My Entry in a Short Story Contest – I Made It to the Next Round!

Wahoo!!! Here’s my entry which got me into the next round! Get the tissues out! Thanks Urban Literary Agency –

A Warrior’s HeartVDC
(Contest Submission)
By Samantha Cole (Copyright Samantha Cole)



No. Please, God, this couldn’t be happening.


All around him, the silence roared. Men were dead and dying, but he couldn’t hear a sound due to the last blast that’d come too close for him to avoid. The attack had come from out of nowhere. Jokes and laughter had been replaced by screams and moans of pain. Arguments over which teams were going to be in the World Series this year were changed to shouts for a medic. A routine patrol had turned into something far worse than sweating in the unbearable heat.

Five months left on his last tour in Afghanistan. Five more months until he could retire into civilian life. Five more months until the birth of his first child.

His wife and he had been trying for four years without success, but for Christmas, she had sent him a care package. Inside were the normal food, toiletries, magazines, and books. A few gag gifts had been included, so when he was unwrapping the last one, he hadn’t expected to find a pair of baby booties. Confusion had turned to shock. Shock had turned to elation and then at the top of his lungs, he’d bellowed, “I’m going to be a father!”


Shouts of congratulations had filled their barracks, in addition to back slapping and whistles. His captain had grabbed his arm, dragging him outside before taking off at a run. Using his rank and the good news, the man had gotten him to the front of the line of soldiers waiting to Skype back home. It had still been another half hour before he was face to face on the monitor with his wife. She’d been waiting for over two weeks for him to receive the package and open the contents. At her appointment three days earlier, she’d found out they were going to have a boy. The two of them spent his total allotted time, laughing, crying, and telling the other how their hearts were filled with love and joy.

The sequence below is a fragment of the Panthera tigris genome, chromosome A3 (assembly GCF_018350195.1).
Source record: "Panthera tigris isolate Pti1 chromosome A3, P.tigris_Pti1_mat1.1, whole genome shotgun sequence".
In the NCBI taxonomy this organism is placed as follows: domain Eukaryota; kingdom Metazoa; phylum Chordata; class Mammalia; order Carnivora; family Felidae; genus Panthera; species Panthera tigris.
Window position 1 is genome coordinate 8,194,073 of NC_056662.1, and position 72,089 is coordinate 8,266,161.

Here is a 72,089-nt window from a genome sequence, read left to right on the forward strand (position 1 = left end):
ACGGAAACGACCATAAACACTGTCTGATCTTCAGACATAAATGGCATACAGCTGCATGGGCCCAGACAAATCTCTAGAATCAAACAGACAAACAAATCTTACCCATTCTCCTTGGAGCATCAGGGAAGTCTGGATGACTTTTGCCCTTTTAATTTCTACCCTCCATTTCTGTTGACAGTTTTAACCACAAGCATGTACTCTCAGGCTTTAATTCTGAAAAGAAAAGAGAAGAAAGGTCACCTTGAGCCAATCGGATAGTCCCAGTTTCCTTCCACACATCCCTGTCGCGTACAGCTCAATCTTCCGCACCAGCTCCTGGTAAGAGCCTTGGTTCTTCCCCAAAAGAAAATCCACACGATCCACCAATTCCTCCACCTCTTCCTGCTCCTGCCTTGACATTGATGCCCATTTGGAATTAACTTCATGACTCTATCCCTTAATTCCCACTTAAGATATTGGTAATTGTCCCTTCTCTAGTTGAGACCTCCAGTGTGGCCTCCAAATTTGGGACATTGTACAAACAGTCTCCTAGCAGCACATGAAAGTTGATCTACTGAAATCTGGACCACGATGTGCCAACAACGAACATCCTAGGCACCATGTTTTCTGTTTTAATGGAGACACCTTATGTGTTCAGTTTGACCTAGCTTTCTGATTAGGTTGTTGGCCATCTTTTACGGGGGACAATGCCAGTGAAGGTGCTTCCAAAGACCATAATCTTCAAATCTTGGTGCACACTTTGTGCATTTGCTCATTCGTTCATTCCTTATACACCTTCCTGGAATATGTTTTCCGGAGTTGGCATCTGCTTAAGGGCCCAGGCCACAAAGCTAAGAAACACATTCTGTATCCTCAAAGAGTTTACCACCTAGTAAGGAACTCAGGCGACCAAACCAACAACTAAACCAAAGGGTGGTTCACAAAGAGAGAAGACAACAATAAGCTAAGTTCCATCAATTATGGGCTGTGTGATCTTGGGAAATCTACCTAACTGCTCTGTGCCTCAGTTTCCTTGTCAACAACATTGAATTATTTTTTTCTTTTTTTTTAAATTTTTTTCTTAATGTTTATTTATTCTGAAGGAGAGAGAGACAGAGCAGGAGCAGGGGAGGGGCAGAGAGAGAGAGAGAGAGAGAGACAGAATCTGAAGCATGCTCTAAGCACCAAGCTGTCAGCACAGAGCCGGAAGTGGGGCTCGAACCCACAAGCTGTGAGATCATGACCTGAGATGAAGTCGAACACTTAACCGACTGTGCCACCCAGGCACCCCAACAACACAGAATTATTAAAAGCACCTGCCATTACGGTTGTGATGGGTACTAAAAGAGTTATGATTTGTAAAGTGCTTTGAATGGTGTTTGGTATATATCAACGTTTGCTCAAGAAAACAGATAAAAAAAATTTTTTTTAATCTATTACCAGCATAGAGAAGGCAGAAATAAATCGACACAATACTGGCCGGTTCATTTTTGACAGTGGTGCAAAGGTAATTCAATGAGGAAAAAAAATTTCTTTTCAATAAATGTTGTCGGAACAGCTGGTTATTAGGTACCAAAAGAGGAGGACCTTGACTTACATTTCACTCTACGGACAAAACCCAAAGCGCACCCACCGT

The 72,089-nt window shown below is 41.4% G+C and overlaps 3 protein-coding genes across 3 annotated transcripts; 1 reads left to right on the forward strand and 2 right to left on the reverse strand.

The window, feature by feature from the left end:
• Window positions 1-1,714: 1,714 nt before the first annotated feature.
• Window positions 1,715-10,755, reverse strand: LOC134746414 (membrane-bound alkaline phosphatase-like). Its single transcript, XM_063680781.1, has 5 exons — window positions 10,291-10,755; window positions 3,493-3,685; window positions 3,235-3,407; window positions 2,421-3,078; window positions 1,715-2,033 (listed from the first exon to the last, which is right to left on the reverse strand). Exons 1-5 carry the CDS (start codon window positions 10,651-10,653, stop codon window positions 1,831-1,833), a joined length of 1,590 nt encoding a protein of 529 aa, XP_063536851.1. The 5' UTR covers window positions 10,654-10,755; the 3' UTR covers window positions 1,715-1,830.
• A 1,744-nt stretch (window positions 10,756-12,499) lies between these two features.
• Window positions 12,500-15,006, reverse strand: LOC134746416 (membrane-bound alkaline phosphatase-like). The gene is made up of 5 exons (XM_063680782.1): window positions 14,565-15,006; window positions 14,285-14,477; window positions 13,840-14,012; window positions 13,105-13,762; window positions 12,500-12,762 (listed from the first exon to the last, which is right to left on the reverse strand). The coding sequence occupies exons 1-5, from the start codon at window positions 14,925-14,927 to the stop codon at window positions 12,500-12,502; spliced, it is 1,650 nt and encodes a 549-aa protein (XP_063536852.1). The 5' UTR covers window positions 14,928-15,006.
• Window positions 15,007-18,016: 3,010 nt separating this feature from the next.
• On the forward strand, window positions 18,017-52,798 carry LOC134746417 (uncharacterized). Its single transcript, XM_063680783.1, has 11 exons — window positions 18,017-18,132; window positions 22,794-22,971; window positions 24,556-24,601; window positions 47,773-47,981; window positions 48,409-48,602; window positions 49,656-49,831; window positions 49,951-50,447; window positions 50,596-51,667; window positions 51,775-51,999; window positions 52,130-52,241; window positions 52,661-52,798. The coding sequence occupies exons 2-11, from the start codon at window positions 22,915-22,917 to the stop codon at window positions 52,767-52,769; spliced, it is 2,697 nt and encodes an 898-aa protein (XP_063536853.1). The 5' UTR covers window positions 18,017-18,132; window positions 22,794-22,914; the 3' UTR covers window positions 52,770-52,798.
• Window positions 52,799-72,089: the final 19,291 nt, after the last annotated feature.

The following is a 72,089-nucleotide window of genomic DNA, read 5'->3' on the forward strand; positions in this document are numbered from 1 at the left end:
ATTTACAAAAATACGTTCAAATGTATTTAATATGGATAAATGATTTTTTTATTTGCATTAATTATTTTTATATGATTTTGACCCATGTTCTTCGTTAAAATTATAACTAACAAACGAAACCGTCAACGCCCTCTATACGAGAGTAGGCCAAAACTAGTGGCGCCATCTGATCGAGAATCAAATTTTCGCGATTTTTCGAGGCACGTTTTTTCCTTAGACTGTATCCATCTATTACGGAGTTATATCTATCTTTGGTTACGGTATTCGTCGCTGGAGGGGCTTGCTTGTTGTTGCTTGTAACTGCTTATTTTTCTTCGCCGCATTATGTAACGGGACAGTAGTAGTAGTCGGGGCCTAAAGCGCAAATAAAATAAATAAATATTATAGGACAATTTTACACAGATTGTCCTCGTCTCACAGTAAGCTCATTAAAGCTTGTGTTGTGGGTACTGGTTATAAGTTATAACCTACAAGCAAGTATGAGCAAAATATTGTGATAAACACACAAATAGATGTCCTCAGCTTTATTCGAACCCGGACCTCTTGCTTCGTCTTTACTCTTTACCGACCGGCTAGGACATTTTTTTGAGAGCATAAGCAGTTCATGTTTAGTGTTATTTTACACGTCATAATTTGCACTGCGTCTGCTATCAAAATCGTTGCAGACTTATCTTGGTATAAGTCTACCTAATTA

That same heart now was fighting to continue beating—to remain alive. He couldn’t feel anything below his waist, but the thumping in his chest, which was slowing down with each contraction, he was all too aware of. Looking to his left through the smoke and chaos, he saw his captain had already expired. With obvious head injuries, he doubted the man ever knew they’d come under attack, with RPGs raining down on them from the enemy. Others had been thrown violently or torn apart, and the uninjured and walking wounded were doing their best to administer care and battle the insurgents at the same time.

He was dying. He knew it and there was nothing anyone would be able to do to change the inevitable. Anderson, the medic, knelt beside him. He still couldn’t hear and had no idea what the man was saying even though he saw his lips moving. Maybe it was false hope, that everything would be okay. Maybe it was a layman’s last rites. He didn’t know, but he did need to communicate somehow.